340 meters per second

Trust only movement. Life happens at the level of events, not of words. Trust movement.

&mdash Alfred Adler (1870-1937)

Tuesday, August 09, 2005

Nosy neighbours.

Got a real smorgasbord of privacy/identity stories to talk about today, so let's not waste any time. First, if you don't know what RFID technology is try this article on Wikipedia (your browser will launch a new window).

Canwest News Service reports that the US has set a firm start date for its "tag and release" program: yesterday. Scheduled to run through to next spring, the program is designed to "see if the antennas at the crossings can pick up the signal from the chips. Once that has been determined, border agents hope to begin using the system at their checkpoints to identify travellers."

My flogging arm is worn out and besides, the horse is looking seriously worse for wear. Fortunately, EPIC (the Electronic Privacy Information Center) has tireless arms and a large stable; you can read their relevant brief to the US Department of Homeleand Security here (the bureaucratese is a bit dense, but the salient point can be pulled out with a quick skim).

EPIC echoes my concerns around RFID: namely, that the tags (contrary to DHS' assertions) can be cross-referenced to databases containing personal information and are indiscriminate in their broadcasts. What this means is that although the tags themselves may not contain any personal data, they will contain enough markers that private, personal information (SIN, drivers' license, residence, age, etc.) can be quickly located in other government databases; and that any RFID receiver can liaise with these tags, retriving the information contained therein. DHS may intend these things for use by Immigration and Naturalization Services, but the DEA could access the information, as well as the FBI, state troopers and even local law enforcement. Heck, private security companies and businesses could access the tags as well, if they knew what to look for. The potential for abuse is obvious and should be enough to justify kiboshing this plan.

From the Canwest article:

Foreign travellers and landed immigrants crossing from Canada through select U.S. border checkpoints will have to carry a radio chip that will identify them when they leave the U.S. or return to the country under the same visa, U.S. officials announced yesterday as they kicked off a pilot program to test the new technology.

Embedded into a letter-envelope-sized piece of paper, the chips were introduced Thursday at five land border crossings from Canada and Mexico into the U.S. They will be handed out to all people travelling through those crossings using what is known as a Form I-94 during the nine-month trial period. Form I-94 specifies how long the visitor can remain in the country. It doesn't apply to Canadian citizens.

E-mail me if you'd like to read the rest.

* * *

Jennifer Stoddart, my personal hero of the day, flipped out like a ninja on Jean Lapierre. As Federal Privacy Commissioner, she has the unenviable task of being employed by a government that (apparently) has no interest in listening to what she says. Nevertheless, rather than get discouraged or resigned, she gets pissed. Check out this devastating volley of righteously-indignant rhetoric: "[this list] represents a serious incursion into the rights of travellers in Canada, rights of privacy and rights of freedom of movement." Okay, so it's not exactly sturm und drang--it's still a harsh indictment of a government policy designed more to appease our southern neighbours than to actually make Canadians safer.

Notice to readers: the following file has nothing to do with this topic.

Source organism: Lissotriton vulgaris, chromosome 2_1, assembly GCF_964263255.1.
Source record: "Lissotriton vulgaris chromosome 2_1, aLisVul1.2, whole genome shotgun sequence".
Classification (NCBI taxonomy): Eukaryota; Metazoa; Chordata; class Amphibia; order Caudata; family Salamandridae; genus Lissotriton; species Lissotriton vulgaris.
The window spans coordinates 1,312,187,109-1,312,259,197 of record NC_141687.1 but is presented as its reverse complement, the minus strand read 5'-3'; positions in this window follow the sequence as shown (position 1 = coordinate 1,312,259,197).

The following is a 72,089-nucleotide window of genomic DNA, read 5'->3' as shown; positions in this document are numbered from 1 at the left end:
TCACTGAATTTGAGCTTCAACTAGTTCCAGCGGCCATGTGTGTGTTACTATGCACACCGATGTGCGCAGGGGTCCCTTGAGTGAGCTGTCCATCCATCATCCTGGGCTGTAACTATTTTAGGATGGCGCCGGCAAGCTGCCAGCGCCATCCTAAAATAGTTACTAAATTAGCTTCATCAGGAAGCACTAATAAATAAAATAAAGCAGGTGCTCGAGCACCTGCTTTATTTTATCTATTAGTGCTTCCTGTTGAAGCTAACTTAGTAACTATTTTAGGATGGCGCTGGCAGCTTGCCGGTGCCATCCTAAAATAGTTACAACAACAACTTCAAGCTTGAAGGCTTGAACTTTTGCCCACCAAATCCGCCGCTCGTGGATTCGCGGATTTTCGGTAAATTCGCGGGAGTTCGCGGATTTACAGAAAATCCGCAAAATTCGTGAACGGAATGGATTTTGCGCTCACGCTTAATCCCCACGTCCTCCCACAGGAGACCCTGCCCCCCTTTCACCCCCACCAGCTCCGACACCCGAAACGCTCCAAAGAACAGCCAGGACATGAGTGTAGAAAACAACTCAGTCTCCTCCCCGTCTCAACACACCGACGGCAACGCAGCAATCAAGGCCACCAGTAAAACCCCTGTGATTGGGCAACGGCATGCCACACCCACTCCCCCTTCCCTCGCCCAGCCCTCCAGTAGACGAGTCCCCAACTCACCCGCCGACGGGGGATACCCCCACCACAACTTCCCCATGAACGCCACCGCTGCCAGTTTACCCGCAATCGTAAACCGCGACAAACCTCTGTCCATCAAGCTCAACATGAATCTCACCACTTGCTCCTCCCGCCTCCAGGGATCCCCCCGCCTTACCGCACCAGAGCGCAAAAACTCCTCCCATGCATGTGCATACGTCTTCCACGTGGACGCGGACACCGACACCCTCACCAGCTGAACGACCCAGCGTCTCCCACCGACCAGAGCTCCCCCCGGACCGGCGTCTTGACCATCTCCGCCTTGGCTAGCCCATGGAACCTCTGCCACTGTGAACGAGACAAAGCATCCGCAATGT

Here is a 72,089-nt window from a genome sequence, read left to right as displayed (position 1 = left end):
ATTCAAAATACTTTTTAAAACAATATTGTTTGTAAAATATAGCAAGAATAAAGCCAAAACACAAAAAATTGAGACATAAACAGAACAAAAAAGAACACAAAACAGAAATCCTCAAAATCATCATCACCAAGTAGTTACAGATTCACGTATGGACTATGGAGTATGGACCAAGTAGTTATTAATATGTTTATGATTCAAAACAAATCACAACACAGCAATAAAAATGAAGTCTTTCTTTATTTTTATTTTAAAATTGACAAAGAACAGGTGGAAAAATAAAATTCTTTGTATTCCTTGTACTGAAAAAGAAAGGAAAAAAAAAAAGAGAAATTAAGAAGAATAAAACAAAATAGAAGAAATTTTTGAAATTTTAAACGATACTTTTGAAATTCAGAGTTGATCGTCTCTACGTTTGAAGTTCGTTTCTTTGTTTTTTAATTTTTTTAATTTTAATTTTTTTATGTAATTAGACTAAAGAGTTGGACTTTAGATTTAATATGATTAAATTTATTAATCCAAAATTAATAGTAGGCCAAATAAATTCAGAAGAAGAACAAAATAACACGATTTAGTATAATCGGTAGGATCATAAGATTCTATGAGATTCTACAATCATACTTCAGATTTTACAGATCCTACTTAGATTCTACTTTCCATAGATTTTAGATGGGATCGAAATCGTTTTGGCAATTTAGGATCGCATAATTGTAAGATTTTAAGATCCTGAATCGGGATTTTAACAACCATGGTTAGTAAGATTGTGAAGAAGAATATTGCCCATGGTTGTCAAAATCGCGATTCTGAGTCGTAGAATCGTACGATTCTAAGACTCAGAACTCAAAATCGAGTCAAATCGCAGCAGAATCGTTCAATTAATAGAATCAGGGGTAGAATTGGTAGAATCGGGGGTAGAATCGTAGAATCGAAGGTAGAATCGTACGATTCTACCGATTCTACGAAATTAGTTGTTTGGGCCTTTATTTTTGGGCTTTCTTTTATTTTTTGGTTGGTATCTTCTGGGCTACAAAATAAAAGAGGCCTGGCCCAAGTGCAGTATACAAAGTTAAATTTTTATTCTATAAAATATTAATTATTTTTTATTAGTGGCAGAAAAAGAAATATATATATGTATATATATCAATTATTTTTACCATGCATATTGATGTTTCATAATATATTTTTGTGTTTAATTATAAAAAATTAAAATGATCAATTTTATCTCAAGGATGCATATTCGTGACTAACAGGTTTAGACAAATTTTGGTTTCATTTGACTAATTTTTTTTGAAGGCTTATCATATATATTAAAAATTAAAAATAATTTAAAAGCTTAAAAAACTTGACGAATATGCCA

In case you haven't been following any of this, the "list" is a 1,000-name 'no-fly' list created by the Canadian government and set to be put into practice next year. Its only saving grace is that it's shorter than the open-ended American list, but that's damning with faint praise: 1,000 names would barely cover the known list of violent terrorists in CSIS' hands at the moment.

This idiotic proposal (again, set to come into practice next year unless enough hell is raised between now and then) is just a distraction. A no-fly list wouldn't have helped Bali, Madrid, Moscow or London. A no-fly list doesn't help our electrical grid, water-filtration systems or schools. A no-fly list is a gross abuse of our civil rights and an indication of how completely clued-out the Transport Ministry is on this issue. Jean Lapierre needs to extract his head from his ass, ditch this ridiculous plan and start getting his shit together; there's actual work to be done.

The CBC's article is here and, in a surprise move obviously intended to lull me into a false sense of complacency, the Gazette editorial page contained this shockingly lucid response. Excerpt:

There's no appeal, no way to find out why you're on the list or who put you on it, and no way to check if it's a mistake. You're stuck. Even allowing security personnel to ransack your luggage and conduct full body searches will change nothing.

Transport Minister Jean Lapierre insists that this little mid-winter nightmare will never happen when Canada introduces its no-fly list next year. He told The Gazette's editorial board yesterday that the list will be short - no more than 1,000 names - and will have "no good guys" on it.

We are not convinced.


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